Ribosome Profiling (Ribo-seq)

What is Ribo-seq

Ribo-seq, or "Ribosome profiling," refers to the sequencing of actively translating RNA fragments that are associated with ribosomes. This technique provides precise and quantitative information about all translatable molecules in a sample, including mRNAs and other potentially translatable RNA molecules such as lncRNAs and circRNAs.

Ribo-seq is one of the most commonly used methods in translatome sequencing. This technique involves digesting cellular RNA using RNases to obtain ribosome-protected RNA fragments that are actively being translated, often referred to as "ribosome footprints" (RFs). These RFs are typically around 30 nucleotides in length. Subsequently, these ribosome-protected fragments are enriched, deeply sequenced, and analyzed. Ribo-seq provides information at the whole-genome level about protein translation efficiency, enables the discovery of new proteins or short peptides, and allows researchers to calculate the translation efficiency of RNA in conjunction with transcriptome data. By combining this data with proteomics information, the relationship between transient translation and protein accumulation can be analyzed, aiding in the study of protein degradation effects. Translatome sequencing serves as a bridge between RNA and protein, enabling the investigation of various aspects of gene translation, such as levels, regions, and rates. When combined with transcriptome data, small RNA sequencing, proteomics, and other analyses, it facilitates more precise research into post-transcriptional and translational regulation mechanisms.

Our Ribosome-profiling Strategy

CD genomics provides a ribosome-profiling strategy that is based on the deep sequencing of ribosome-protected mRNA fragments and enables genome-wide investigation of translation with sub cordon resolution. Using nuclease digestion, the ribosome position and the translated message can be precisely determined by analyzing the protected ~30-nt area of the mRNA template.

SNP Microarray

Fig.1 Ribosome-protected mRNA

Application of Ribosome Profiling

  • Sequences of ribosome-protected mRNA.
  • The study of active mRNA translation with sequencing.
  • Prediction of protein abundance.
  • Identify translation start sites
  • Investigation of transcriptional control and post-transcriptional regulation.

Ribosome Profiling Workflow

Using nuclease digestion to isolate nuclease-resistant ribosome, the translated message can be precisely determined by analyzing the protected 30 nucleotides during translation.

SNP Microarray

Sample Requirements

  • Frozen cell or tissue samples


  • Illumina High throughput sequencer
  • Flexible service options,single-end or paired-end sequencing, optional reads number according to research goals.

Bioinformatics Analysis

Basic Analysis
Raw Data Quality Control
Alignment Results Quality Control
Analysis of Read Distribution on the Genome
Gene Coverage Analysis
P-Site Definition Confirmation
ORF Statistics and Corresponding Amino Acid Sequence Analysis
Advanced Analysis
Differential Gene Expression Analysis
gene expression analysis
GO functional analysis
KEGG pathway analysis
Rectome pathway analysis
circRNA translation identification analysis
GO functional analysis of circRNA host genes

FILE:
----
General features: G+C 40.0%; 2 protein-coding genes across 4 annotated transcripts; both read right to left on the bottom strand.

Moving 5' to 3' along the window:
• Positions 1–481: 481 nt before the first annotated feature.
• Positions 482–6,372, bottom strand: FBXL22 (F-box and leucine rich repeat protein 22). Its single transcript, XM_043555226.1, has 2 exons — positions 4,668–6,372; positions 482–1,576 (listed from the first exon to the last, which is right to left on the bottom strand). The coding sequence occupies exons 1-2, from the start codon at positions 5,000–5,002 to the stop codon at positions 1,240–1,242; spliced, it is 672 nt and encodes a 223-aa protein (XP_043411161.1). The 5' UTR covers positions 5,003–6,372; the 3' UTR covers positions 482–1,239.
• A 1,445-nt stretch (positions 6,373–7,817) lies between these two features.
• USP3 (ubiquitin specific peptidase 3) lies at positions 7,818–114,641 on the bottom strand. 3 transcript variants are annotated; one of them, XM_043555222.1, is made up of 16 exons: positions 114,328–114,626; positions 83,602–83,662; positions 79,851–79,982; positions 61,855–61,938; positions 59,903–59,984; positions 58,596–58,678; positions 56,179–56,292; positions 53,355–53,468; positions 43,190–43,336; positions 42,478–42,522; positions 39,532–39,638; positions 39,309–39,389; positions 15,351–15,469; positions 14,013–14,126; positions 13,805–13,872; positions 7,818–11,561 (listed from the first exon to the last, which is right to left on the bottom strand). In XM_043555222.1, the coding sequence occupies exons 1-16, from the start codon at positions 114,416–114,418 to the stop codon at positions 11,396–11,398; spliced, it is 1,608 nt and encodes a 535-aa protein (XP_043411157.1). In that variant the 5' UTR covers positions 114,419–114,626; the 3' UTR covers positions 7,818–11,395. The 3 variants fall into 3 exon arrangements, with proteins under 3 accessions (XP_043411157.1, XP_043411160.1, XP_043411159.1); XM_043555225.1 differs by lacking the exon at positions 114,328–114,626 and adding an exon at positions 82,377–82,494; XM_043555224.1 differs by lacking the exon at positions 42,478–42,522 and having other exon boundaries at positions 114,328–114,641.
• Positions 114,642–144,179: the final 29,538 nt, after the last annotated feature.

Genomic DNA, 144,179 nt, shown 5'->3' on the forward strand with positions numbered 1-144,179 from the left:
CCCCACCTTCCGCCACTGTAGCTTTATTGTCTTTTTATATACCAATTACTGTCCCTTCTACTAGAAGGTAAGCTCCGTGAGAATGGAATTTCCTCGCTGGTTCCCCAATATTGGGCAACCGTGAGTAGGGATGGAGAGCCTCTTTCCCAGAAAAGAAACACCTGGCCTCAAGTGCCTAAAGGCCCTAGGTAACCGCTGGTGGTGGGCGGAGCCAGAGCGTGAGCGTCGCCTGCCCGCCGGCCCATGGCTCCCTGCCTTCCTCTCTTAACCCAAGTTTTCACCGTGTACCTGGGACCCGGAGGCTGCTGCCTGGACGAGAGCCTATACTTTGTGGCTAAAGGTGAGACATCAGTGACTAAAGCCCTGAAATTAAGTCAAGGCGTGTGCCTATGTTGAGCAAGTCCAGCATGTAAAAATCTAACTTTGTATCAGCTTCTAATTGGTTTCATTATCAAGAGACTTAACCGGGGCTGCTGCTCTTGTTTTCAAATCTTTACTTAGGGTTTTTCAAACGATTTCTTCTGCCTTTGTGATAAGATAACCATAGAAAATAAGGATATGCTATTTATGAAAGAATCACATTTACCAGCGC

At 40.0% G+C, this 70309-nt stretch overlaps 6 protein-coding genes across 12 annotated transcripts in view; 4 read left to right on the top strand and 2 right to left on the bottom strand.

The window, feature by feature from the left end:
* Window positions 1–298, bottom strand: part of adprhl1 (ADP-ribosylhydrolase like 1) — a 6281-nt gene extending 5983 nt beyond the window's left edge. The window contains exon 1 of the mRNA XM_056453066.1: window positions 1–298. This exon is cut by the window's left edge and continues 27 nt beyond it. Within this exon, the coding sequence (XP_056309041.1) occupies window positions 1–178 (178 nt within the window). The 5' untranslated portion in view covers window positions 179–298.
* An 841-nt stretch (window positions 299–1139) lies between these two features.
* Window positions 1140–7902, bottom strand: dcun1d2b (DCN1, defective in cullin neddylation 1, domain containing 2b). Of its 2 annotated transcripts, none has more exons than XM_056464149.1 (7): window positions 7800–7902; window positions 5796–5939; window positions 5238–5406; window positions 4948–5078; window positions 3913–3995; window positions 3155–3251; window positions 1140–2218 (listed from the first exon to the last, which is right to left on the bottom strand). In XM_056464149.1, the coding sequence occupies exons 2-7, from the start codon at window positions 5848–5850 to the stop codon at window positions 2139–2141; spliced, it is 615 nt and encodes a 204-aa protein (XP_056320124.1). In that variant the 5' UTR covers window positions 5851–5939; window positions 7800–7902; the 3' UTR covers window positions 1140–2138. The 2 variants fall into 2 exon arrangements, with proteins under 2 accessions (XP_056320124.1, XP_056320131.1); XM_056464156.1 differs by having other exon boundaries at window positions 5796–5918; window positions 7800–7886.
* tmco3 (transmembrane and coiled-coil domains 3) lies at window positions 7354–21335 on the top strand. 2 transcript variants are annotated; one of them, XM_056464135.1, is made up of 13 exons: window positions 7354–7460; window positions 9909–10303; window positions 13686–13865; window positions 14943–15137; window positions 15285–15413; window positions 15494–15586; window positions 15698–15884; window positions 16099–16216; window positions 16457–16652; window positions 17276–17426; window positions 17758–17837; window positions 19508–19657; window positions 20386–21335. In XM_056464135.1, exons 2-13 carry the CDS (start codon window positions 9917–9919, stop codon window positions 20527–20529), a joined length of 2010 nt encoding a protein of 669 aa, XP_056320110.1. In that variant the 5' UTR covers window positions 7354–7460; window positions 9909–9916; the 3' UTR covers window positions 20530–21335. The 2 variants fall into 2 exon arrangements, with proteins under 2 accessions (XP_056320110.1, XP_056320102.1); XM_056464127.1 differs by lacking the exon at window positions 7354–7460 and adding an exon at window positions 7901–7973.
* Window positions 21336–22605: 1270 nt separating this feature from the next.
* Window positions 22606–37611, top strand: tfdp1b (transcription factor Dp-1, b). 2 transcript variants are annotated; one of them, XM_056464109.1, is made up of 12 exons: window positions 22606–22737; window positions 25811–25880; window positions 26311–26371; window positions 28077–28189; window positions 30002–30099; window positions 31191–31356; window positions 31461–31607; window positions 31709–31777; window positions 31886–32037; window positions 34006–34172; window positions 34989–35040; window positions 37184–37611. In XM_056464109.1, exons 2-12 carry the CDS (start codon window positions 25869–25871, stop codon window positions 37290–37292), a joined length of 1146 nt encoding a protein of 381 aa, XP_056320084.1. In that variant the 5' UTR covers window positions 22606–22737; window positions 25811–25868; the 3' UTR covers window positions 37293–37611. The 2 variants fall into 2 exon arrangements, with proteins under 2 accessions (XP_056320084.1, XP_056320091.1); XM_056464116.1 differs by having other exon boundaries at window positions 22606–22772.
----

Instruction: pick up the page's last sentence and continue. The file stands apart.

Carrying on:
KEGG pathway analysis of circRNA host genes
Analysis of circRNA host gene Rectome pathway
Targeted miRNA prediction analysis of circRNA
circRNA and targeted miRNA network regulatory chart
Prediction analysis of circRNA translation potential
Personalized Analysis
Translation Efficiency Analysis of TEs
Analysis of Differential Expression of TE-Related Genes
Clustering Analysis of Differential TE-Related Genes
Enrichment Analysis of Differential TE-Related Genes Using GO and Kyoto Encyclopedia of KEGG Pathways

Ribo-seq Research Strategy

Ribo-seq Research Strategy

The Translational Landscape of the Human Heart

Impact Factor: 36.216
Sequencing Strategies: Ribo-seq & mRNA-seq

In this study, mRNA sequencing (mRNA-seq) and ribosome profiling (ribo-seq) were conducted on left ventricular myocardial tissues from 65 patients with dilated cardiomyopathy (DCM) and 15 normal controls. The analysis focused on the overall landscape of translated RNA molecules in both DCM and healthy control groups. Combining previous proteomic data on cardiac tissues, this study systematically analyzed translated open reading frames (ORFs) and their corresponding proteins or peptides in left ventricular myocardial tissues. A total of 1,090 upstream ORFs (uORFs), 20,763 conventional ORFs, and 74 downstream ORFs (dORFs) were identified. Additionally, 339 small ORFs (sORFs) from 169 long non-coding RNAs (lncRNAs) were included (see Figure 1). Furthermore, by analyzing ribo-seq data, 40 translatable circular RNA (circRNA) molecules were discovered based on reads crossing the circular RNA junction site, with criteria of a minimum of 9 nt across the junction in at least three samples and a total read count of at least 5 (see Figure 2). These 40 circRNAs originated from 39 genes, including six circRNAs whose translation products were previously hinted at in early proteomic studies. Notably, among these circRNAs, there were well-known molecules such as CDR1as. Importantly, circCFLAR, circSLC8A1, circMYBPC3, and circRYR2 were newly identified circRNA molecules with translational potential in myocardium.

A Snapshot of Active TranslationFigure 1. A Snapshot of Active Translation

Ribo profiling analysis of translatable circRNA moleculesFigure 2. Ribo profiling analysis of translatable circRNA molecules


  1. van Heesch S, et al,. The Translational Landscape of the Human Heart. Cell. 2019 Jun 27;178(1):242-260.e29. cell.2019
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